Whether you’re an entrepreneur with a thriving business or a salaried worker tinkering away on a project there’s a unique sense of exhilaration that comes with the invention of a unique product. From that first spark of inspiration to the development of a working prototype it’s a time of real excitement and self affirmation. Wouldn’t it be a tragedy if all this hard work and effort were to be rendered pointless if the product’s release were to fall on deaf ears? Wouldn’t it be a mockery of justice if your product were to be unleashed upon the market with a whimper rather than a bang and for your ingenious product to be consigned into the trashcan of history, uncelebrated and unnoticed.
Here’s where the importance of marketing comes in. The right marketing strategy can make the difference between your product becoming a household name and becoming a forgotten obscurity languishing forgotten in a few dozen basements.
Before you start to market your product…
Before you even take to the workshop you will hopefully have carried out tireless market research. You’ll have identified a public need to solve a problem that only your product can solved. You’ll have found a gap in the market and know exactly how your product will fill it. You will know exactly who your target market is and what influences their behavior. You may even have a good idea of what products they may be using that are similar but inferior to your product and how your product will scratch an itch that your competitors cannot reach. You should also have consulted a patent lawyer to make sure that you won’t be infringing on anyone else’s invention and / or copyright.
Take a bite from the Apple
When it comes to illustrating the power of good marketing there’s no better example than the Californian consumer electronics giant Apple. Apple’s “Get a Mac” campaign was a masterclass in marketing efficacy that helped the company to become 100% wealthier than the American government. The campaign was clever and funny but although it directly compared the Mac with it’s closest competitor it neither made false or needlessly boastful claims nor did it fall into the trap of disparaging Microsoft’s product. Perhaps this was due to the friendship between Steve Jobs and Bill Gates.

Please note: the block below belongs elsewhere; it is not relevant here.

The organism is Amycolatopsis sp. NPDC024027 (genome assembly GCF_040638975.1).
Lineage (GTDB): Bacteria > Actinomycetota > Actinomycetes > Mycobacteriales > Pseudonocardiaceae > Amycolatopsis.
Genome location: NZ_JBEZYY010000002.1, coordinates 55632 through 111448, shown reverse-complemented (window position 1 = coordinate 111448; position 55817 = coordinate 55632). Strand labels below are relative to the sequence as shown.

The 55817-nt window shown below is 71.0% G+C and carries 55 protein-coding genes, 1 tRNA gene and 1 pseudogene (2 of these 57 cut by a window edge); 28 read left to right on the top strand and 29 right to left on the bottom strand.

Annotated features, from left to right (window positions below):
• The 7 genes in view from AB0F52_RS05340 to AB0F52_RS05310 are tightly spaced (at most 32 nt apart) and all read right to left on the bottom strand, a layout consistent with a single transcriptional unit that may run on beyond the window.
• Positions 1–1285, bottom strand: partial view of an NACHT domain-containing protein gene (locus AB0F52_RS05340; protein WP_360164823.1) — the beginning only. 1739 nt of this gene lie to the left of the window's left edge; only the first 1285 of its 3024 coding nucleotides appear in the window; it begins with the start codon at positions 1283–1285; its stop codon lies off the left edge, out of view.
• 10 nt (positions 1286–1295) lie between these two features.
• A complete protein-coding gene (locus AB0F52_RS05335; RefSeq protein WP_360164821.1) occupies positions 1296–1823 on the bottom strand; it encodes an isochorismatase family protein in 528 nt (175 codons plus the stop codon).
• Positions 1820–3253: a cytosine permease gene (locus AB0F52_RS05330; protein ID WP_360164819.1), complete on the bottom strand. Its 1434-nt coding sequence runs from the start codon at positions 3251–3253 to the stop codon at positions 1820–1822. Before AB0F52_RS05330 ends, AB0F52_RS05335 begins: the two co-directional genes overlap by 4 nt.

If your product offers a significant upgrade or advantage over another similar product on the market, you could do well to base your marketing campaign around this. You might even be able to piggyback on your competitor’s popularity.
When potential customers look at your product they’ll have a very specific set of expectation which they’ll expect to see in the product descriptions in online retail outlets. Since nobody knows the product better than you, it may be tempting to write these yourself but there’s actually a compelling argument in favor of outsourcing this. Entrusting your product optimization to a company like Grow Online has some distinct advantages. Through a structured and keyword rich approach to product description they’re proven to be able to increase traffic and conversion rates. They will have in depth knowledge of search engine algorithms that they will be able to use to your advantage.
Know your niche
Remember your market research! Many an entrepreneur has fallen short trying to be all things to all consumers. It’s important to know what your target market values and know your niche. Take a cautionary tale from the automotive world. Czech manufacturer Skoda committed a marketing faux pas in the ‘90s that almost did permanent damage to their brand. They marketed themselves on their affordability and resultantly they came across as being cheap and inferior. And cheap is a label that no auto manufacturer can afford to bear. Thus, they shifted their focus at the turn of the millennium with a campaign based around the brand’s reliability and the exceptional value for money they offered customers. The campaign even had a playful and self-effacing slogan; “It’s a Skoda. Honest”. Ensure that you don’t misplace the emphasis when it comes to developing your marketing campaign.
Embrace the power of brand collaboration
If your product comes from out of nowhere it can be laborious and time consuming to build the consumer trust that is essential in building a successful brand. Brand collaboration allows you to pair your product with a brand that produces complementary and non competing products. This will enable you to piggyback on their popularity and capitalize on the goodwill toward the other brand which consumers will read as an endorsement of quality.
Successful examples include Bonne Belle’s Dr. Pepper flavored lip balm and Go Pro’s collaboration with Red Bull.